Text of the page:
Nonetheless, in church songs we should expect a degree of poetic ambiguity. What do I mean? Well, ambiguity in logic is unhelpful – a song’s overall message should be clear, consistent, and biblically sound. But as we see in the Psalms and Song of Songs, songs are poems. And there is an ambiguity inherent within poetry that should be embraced. Word pictures, imagery, and metaphors operate by inviting the reader or listener to construct a picture in their mind, and own the idea behind that picture.
While each reader/listener will have their own interpretation, well-written church songs can surround such imagery with unambiguous lines so that the meaning of the song is unmistakable.
Consider the opening lines of ‘In Christ Alone’ (Stuart Townend/Keith Getty)
In Christ alone my hope is found,
He is my light, my strength, my song;
This Cornerstone, this solid Ground.
Firm through the fiercest drought and storm.
… Here in the love of Christ I stand.
The biblical images of ‘light’, ‘song’, ‘drought’, and ‘storm’ can all take on individual meanings for the church member (based on their circumstances) – yet they all also unambiguously point to Christ because of the first and last line in the verses. These poetic moments of ambiguity are a beautifully artistic and effective means of communication within the genre of song.
There is something else a song can do uniquely: it can focus on one aspect of the gospel in great depth, from different viewpoints. Think of all the popular songs about love. This one topic is approached from countless angles. There’s new love. Old love. Happy love. Painful love. Long distance love. And so on.
In our context, a song that interrogates a single idea in this way can strengthen and deepen a congregation’s knowledge and love of God.
To illustrate, take John Newton’s famous hymn Amazing Grace. The same topic – ‘God’s grace’ – is described from uniquely different perspectives.
Firstly, through the lens of Newton’s salvation story (verse 1):
Amazing Grace, how sweet the sound,
That saved a wretch like me,
I once was lost but now am found,
Was blind, but now, I see
Our eyes are then drawn to God’s grace displayed in Christ (verse 4):
The Lord has promised good to me,
His Word my hope secures;
He will my Shield and Portion be,
As long as life endures.
Finally, Newton focuses on God’s grace displayed in eternity (verse 7):
When we’ve been there ten thousand years,
Bright shining as the sun,
We’ve no less days to sing God’s praise
Than when we’d first begun.
It’s curious to consider whether this type of hymn would be welcomed in the same way if written today. Note the ‘I’/ ‘Me’-centric flavour of the lyric which has sometimes been a point of contention in evaluating contemporary songs, at times preventing fair examination of the substance of songs.
On balance, it’s clear that Amazing Grace is more about God than Newton – and intuitively, we know this. It is Newton considering himself redefined because of God’s grace. That’s one reason the lyric works so well – it is essentially a testimony.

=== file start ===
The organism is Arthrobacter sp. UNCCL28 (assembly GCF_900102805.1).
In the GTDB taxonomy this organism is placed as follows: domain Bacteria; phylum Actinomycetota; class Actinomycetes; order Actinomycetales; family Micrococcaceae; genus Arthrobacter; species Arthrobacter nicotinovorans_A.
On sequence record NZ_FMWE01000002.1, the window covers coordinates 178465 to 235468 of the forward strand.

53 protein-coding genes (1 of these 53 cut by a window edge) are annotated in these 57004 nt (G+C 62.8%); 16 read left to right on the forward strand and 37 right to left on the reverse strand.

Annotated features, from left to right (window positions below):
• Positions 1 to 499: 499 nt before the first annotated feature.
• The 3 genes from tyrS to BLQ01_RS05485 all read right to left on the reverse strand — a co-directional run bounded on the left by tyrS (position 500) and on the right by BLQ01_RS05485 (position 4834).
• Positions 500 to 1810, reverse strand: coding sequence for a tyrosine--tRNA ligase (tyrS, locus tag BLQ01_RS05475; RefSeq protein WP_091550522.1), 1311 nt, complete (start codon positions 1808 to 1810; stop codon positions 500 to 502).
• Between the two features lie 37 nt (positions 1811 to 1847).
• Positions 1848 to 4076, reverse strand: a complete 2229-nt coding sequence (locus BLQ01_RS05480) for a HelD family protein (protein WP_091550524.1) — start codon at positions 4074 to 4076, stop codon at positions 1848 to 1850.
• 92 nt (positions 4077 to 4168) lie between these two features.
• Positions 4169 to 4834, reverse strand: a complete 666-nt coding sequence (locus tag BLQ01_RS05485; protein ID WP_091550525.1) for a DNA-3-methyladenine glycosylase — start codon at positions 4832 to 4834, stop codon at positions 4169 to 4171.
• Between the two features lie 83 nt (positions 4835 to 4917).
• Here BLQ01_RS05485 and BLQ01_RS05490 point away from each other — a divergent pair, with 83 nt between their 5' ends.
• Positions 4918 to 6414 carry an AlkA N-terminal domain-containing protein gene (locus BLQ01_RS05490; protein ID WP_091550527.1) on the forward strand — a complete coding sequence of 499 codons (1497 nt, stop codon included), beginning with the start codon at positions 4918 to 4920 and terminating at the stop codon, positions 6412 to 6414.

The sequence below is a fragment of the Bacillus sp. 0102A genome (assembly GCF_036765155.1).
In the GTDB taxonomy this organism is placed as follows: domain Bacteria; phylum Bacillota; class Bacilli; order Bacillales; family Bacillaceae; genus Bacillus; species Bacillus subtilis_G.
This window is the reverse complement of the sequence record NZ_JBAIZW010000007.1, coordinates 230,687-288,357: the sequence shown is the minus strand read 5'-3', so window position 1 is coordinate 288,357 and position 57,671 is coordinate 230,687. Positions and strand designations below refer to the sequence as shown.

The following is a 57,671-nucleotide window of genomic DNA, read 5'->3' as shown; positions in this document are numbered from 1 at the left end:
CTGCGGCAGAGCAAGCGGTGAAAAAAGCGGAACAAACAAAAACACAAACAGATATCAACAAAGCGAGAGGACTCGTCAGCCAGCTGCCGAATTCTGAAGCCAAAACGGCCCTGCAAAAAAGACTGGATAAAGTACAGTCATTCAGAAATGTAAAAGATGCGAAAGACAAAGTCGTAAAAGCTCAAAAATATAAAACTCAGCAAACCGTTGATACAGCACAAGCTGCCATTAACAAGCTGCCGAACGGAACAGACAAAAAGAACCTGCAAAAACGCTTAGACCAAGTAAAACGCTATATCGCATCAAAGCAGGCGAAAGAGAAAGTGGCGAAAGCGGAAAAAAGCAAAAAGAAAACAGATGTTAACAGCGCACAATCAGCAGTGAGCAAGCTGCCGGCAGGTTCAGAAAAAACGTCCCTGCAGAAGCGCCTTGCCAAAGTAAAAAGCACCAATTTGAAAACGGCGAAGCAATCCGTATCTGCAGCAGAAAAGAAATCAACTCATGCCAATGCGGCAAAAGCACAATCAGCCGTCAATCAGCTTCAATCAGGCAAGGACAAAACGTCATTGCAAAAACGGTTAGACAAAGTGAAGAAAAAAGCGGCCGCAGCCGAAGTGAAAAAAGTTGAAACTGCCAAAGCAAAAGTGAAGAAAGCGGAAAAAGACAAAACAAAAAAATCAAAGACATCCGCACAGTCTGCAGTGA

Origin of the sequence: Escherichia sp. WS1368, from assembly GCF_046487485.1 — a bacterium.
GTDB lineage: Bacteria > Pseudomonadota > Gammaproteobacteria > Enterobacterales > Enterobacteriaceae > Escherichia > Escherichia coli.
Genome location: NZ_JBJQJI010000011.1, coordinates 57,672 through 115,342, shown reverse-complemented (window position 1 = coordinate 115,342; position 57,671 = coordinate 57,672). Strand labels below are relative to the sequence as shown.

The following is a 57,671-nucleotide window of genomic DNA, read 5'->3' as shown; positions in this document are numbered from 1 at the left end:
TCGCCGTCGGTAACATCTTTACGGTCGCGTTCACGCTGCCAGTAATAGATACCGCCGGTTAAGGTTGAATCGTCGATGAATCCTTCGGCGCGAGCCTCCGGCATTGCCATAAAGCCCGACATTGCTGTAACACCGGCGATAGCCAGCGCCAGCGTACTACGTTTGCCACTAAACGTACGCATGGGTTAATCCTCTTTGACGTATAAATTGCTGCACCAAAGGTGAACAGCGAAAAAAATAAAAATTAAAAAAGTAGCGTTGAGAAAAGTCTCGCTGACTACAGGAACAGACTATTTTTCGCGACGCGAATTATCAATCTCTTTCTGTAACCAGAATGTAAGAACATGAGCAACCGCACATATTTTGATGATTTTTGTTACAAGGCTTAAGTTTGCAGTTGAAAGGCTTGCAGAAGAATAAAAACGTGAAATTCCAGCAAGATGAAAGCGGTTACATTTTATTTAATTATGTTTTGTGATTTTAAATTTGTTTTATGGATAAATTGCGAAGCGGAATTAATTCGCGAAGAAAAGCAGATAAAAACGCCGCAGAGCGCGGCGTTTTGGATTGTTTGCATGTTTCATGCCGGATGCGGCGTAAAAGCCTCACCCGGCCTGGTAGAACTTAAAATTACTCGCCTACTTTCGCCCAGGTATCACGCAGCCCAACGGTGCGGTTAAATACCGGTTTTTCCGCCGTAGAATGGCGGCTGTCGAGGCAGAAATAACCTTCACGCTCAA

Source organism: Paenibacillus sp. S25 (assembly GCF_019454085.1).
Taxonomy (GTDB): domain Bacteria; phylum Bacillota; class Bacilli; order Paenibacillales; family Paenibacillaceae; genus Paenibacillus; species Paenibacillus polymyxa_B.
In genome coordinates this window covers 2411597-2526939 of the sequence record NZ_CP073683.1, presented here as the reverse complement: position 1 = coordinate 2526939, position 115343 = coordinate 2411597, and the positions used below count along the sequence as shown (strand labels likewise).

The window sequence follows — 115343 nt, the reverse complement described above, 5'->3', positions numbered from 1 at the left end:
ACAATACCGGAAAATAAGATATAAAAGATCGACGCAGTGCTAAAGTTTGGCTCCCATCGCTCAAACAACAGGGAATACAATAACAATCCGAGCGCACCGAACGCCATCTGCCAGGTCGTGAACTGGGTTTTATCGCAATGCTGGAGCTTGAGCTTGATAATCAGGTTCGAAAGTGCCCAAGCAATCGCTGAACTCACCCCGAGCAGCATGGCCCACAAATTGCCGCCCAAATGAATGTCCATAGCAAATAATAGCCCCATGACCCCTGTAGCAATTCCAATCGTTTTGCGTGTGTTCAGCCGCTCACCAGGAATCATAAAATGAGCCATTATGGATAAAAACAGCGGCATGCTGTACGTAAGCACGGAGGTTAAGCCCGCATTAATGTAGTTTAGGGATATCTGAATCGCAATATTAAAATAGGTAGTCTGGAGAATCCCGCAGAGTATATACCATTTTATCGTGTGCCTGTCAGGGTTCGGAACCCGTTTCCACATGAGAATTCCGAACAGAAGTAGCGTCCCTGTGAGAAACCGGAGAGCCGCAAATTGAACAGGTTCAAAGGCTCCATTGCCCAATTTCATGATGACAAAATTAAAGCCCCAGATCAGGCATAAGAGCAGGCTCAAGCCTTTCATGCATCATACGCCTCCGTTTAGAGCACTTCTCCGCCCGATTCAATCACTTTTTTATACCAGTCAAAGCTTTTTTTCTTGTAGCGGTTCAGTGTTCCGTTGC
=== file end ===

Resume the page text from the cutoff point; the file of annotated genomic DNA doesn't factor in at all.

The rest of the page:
So even if, on its surface, a song lyric appears questionable, it’s worthwhile to pause and consider the one idea it may be meditating upon. Perhaps that idea may serve the liturgical flow of a gathering (eg. a call to worship, confession, an assurance of forgiveness), or help prepare us to hear God’s Word, or reinforce the sermon.
Trust that songs work together
It’s rare for church songs to be sung in isolation. Usually, there are at least 3 (if not 4 or 5) songs in a gathering. When these songs are well selected, the gospel comes through beautifully across the span of those songs. They tell the gospel story together.
In the selection of music, while a music leader (music director/co-ordinator) may have the delegated authority of selecting songs, it is ultimately a pastor’s responsibility to ensure that the gospel message is presented clearly in the gathering. A pastor should guide the song selection process, ensuring the songs traverse the gospel in appropriate depth. If a certain song feels misplaced in a gathering, it may not be a fault in the song. There may have been insufficient planning in shaping the gathering.
For example, it is not necessarily helpful to have 5 praise songs in one gathering – nor 5 songs focusing on sin. Ideally we want a range of songs that cover the various aspects of the larger themes of creation, sin, the Cross, redemption, and new creation. Indeed we must not worry that a song may not address all aspects of these topics. For a song is only one piece of a church’s diet of biblical teaching. But we must plan responsibly to integrate songs and other segments well.
In this way, song selection is always a tricky thing to get right. It requires prayer, advanced planning, open discussion between pastor and music leader, and usually a few revisions before Sunday.
In my experience of selecting songs for Sunday services, our best planning efforts are always surpassed by God’s kindness in the strong connections that emerge between songs, prayers, and sermon in the gathering itself. We could never have planned such precise connections. By God’s grace, we can do our best to proclaim the gospel across all songs and all elements of the gathering, and ultimately trust in the Spirit – and not the perfect song, or the perfect gathering – to secure and grow an individual’s faith, and the church as a whole.
Music is a unique gift from God. Let us joyfully embrace its uniqueness. May we seek to proclaim the gospel across all elements of our gatherings, and sequence songs thoughtfully to illuminate the gospel story and help God’s people meditate richly on his saving Word.
 J. Smith, Desiring The Kingdom (Volume 1) (Grand Rapids: Baker Academic, 2009), 171.
 T. Keller, Preaching (New York: Penguin, 2015), 160.
- Greg Cooper currently works part time with Effective Ministry, researching the place and importance of music in disciple-making. He is also Creative Director of EMU Music.